Exhibition catalog “A Place to Be. Contemporary Norwegian Architecture 2011–2016”.
National Museum – Architecture Oslo

NATAAS/ project Outdoor Light Studio is exhibited as one of 25 projects in the exhibition.

The exhibition “Et sted å være” (A place to be) is the last of a periodic series of venues held every five years within the Nasjonalmuseet – Arkitektur in Oslo which gives an account of the state of art of the Norwegian contemporary architecture, in this case from 2011 to 2016.
The curator Markus Richter has focused his discourse on 23 designs divided in 5 thematic section: Dwelling, Shelter, Transformation, Recreation, and the Hearth of the City. All the projects considered are planned or built buildings in Norway by Norwegians and internationals, as well as buildings built by Norwegians outside their Country.

Curator: Markus Richter.
Exhibition Design and Art Direction: U67 (Fabio Gigone and Angela Gigliotti)
Exhibition period: 9 June 2017–19 November 2017 at National Museum – Architecture in Oslo.

Nytt Rom – New Scandinavian Rooms, Norway, august 2016, nr 53.

Newspaper article + frontpage in Aftenposten
Headline: “The kinder egg at Nesodden – He just had to change a light bulb in the outdoor lamp …”.
Written by Arve Henriksen.

Newspaper article + frontpage in Bergens Tidende, Hus & Hjem
Headline: “A bright idea. They were just going to change the outdoor lamp”.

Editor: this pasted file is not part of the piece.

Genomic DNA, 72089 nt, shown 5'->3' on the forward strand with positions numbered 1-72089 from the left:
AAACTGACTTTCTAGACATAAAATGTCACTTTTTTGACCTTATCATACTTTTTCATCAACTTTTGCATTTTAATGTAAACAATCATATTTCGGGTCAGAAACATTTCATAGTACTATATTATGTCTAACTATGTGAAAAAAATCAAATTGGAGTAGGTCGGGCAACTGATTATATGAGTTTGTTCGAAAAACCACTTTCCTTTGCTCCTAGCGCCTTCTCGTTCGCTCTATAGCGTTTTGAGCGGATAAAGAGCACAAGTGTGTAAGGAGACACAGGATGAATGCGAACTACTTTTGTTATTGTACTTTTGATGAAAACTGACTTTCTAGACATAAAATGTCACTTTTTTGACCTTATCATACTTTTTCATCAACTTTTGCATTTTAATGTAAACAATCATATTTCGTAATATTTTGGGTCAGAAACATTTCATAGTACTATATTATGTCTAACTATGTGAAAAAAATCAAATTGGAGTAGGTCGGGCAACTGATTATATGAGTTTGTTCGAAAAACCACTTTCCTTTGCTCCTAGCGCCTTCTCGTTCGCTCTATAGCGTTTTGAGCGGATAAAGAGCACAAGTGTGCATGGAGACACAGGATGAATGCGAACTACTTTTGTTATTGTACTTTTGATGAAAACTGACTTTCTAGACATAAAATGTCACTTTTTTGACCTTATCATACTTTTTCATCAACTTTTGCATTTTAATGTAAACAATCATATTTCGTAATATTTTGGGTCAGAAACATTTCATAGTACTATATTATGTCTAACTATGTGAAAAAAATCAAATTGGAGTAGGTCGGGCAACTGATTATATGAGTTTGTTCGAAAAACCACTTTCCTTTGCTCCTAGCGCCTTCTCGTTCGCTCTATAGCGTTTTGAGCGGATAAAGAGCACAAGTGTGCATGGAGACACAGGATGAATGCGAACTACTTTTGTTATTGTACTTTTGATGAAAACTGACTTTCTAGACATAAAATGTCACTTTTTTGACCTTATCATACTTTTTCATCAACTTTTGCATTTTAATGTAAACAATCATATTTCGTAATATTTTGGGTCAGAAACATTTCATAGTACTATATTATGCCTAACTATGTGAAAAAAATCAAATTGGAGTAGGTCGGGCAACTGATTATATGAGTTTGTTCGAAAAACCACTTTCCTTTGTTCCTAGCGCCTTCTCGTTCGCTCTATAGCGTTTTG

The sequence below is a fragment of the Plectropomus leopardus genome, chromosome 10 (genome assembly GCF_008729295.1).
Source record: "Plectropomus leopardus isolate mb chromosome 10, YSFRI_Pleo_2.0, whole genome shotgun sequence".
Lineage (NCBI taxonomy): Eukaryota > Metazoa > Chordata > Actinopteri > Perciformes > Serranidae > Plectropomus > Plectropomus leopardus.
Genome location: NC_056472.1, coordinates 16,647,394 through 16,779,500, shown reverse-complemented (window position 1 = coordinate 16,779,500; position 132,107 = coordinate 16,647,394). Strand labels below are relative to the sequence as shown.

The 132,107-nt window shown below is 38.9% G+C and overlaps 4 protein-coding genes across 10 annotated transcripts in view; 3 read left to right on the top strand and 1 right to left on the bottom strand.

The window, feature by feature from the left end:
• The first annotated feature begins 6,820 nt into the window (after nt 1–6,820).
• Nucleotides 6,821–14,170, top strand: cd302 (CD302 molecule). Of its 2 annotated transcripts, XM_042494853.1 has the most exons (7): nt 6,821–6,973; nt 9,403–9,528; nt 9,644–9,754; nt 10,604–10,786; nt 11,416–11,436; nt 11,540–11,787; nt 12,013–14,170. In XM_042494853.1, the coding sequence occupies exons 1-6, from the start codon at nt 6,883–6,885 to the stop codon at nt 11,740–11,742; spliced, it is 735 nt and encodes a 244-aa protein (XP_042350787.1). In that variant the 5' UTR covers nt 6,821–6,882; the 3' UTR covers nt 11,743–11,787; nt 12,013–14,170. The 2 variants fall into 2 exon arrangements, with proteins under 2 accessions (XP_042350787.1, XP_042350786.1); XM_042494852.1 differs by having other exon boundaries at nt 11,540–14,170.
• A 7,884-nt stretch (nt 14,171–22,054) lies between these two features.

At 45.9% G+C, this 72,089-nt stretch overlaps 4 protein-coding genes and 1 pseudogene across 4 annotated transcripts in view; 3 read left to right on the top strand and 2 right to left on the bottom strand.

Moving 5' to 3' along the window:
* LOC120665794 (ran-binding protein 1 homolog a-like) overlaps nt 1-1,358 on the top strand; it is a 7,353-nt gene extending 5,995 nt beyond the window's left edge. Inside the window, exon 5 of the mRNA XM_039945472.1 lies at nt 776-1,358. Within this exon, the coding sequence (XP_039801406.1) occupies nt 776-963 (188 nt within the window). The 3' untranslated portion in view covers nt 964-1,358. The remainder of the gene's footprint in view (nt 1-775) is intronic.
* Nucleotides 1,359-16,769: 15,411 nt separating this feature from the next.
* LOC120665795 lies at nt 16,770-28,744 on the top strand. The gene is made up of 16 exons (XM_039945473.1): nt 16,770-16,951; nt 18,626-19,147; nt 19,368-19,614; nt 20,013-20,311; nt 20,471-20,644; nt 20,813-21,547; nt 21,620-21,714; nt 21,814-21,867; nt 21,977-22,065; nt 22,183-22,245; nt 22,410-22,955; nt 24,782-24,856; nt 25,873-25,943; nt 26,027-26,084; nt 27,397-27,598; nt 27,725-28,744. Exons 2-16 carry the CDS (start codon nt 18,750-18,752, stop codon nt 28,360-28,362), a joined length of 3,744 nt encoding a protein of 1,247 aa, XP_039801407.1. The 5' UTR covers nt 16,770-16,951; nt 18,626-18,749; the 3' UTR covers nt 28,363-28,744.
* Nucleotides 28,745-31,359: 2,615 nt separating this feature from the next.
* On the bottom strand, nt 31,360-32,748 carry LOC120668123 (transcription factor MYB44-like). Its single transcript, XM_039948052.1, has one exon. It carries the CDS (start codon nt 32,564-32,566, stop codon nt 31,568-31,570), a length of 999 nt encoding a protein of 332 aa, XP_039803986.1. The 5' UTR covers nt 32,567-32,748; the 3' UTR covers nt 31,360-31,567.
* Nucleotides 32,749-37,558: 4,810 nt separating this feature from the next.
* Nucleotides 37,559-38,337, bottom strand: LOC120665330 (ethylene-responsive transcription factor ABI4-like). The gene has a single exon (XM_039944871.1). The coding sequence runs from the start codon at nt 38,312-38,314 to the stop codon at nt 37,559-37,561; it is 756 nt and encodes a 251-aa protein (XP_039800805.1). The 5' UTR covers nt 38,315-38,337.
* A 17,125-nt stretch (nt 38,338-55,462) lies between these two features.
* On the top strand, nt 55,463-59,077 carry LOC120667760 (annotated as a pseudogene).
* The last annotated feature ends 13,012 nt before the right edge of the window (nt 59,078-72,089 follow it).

Written by Arve Henriksen.

Newspaper article in Adresseavisen
Headline: “Like an advanced tent, very close to home”.
Written by Arve Henriksen.

Newspaper article in Akershus Amtstidene
Headline: “Needed light, built an annex”.
Written by Steinar Knudsen.

Mention in Mark magazine (the nederlands). Text written by Izabela Anna.

Mark magazine is a platform for the practice and perception of architecture at the dawn of the third millennium. Since its launch in 2005, the magazine has proven to be a timely, visual, non-academic publication full of first-hand information from creative people. Mark has a radically international perspective, shining its spotlight on starchitects and new talent alike. The magazine explores the boundaries of architecture and anticipates the industry’s future. Link:

Gisle Nataas creates and solves his own problems

July 13, 2016        Text Izabela Anna       Photos Haakon Michael Harriss
Photo Haakon Michael Harriss

NESODDEN – Architect Gisle Nataas could be said to have great problem-solving skills. Or maybe he is just good at creating new problems? When the outdoor lamp of his house in Norway broke, he decided that fixing the light alone was just the tip of the iceberg of home improvement – he also needed a storage and studio space for himself.

Photo Haakon Michael Harriss

Eagerly combining all three projects into one, the result is a conceptual yet practical one. Facing the north side of the main house is a new annex, the simple wooden construction is clad with film-facing plywood and lined with OSB – from the main house it looks like an oversized light box. This is where Nataas has followed the concept religiously: instead of building a studio space and fixing the outdoor lamp, the outdoor lamp is now inside the studio. If lit, the light beams warmly through the translucent cladding on the western front of the small structure.

Photo Haakon Michael Harriss

Although the additional studio is just 15 sqm in size, it freed up the former storage room in the main house which has been turned into a bathroom. By cleverly incepting one small new compound, Nataas gained a workspace, storage, a bathroom and a new light. In retrospective, the lamp that was initially broken accounts for a lot of positive change. In chaos theory, the lamp would be the butterfly flapping its wings.

Photo Gisle Nataas
Photo Haakon Michael Harriss